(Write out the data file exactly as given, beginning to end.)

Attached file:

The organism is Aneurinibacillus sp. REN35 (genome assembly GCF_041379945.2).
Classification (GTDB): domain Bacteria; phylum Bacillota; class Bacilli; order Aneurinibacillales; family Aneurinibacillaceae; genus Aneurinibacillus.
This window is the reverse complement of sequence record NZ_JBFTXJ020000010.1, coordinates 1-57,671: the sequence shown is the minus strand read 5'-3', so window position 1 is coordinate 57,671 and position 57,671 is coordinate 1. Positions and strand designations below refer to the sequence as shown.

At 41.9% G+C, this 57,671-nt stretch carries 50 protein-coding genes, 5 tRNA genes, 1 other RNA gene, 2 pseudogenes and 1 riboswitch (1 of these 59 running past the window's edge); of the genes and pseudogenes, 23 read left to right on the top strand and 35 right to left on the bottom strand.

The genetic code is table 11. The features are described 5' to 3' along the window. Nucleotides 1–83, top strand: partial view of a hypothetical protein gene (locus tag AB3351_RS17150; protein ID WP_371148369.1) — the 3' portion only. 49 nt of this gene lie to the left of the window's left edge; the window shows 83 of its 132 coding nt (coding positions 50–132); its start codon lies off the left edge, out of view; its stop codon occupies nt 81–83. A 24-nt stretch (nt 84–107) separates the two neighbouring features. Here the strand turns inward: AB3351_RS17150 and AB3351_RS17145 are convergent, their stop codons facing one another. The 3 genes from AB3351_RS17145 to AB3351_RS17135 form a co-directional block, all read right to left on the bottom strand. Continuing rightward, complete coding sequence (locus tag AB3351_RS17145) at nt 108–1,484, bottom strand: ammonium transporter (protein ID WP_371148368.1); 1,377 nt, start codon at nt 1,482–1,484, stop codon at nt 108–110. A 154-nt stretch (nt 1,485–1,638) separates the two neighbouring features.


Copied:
The organism is Aneurinibacillus sp. REN35 (genome assembly GCF_041379945.2).
Classification (GTDB): domain Bacteria; phylum Bacillota; class Bacilli; order Aneurinibacillales; family Aneurinibacillaceae; genus Aneurinibacillus.
This window is the reverse complement of sequence record NZ_JBFTXJ020000010.1, coordinates 1-57,671: the sequence shown is the minus strand read 5'-3', so window position 1 is coordinate 57,671 and position 57,671 is coordinate 1. Positions and strand designations below refer to the sequence as shown.

At 41.9% G+C, this 57,671-nt stretch carries 50 protein-coding genes, 5 tRNA genes, 1 other RNA gene, 2 pseudogenes and 1 riboswitch (1 of these 59 running past the window's edge); of the genes and pseudogenes, 23 read left to right on the top strand and 35 right to left on the bottom strand.

The genetic code is table 11. The features are described 5' to 3' along the window. Nucleotides 1–83, top strand: partial view of a hypothetical protein gene (locus tag AB3351_RS17150; protein ID WP_371148369.1) — the 3' portion only. 49 nt of this gene lie to the left of the window's left edge; the window shows 83 of its 132 coding nt (coding positions 50–132); its start codon lies off the left edge, out of view; its stop codon occupies nt 81–83. A 24-nt stretch (nt 84–107) separates the two neighbouring features. Here the strand turns inward: AB3351_RS17150 and AB3351_RS17145 are convergent, their stop codons facing one another. The 3 genes from AB3351_RS17145 to AB3351_RS17135 form a co-directional block, all read right to left on the bottom strand. Continuing rightward, complete coding sequence (locus tag AB3351_RS17145) at nt 108–1,484, bottom strand: ammonium transporter (protein ID WP_371148368.1); 1,377 nt, start codon at nt 1,482–1,484, stop codon at nt 108–110. A 154-nt stretch (nt 1,485–1,638) separates the two neighbouring features.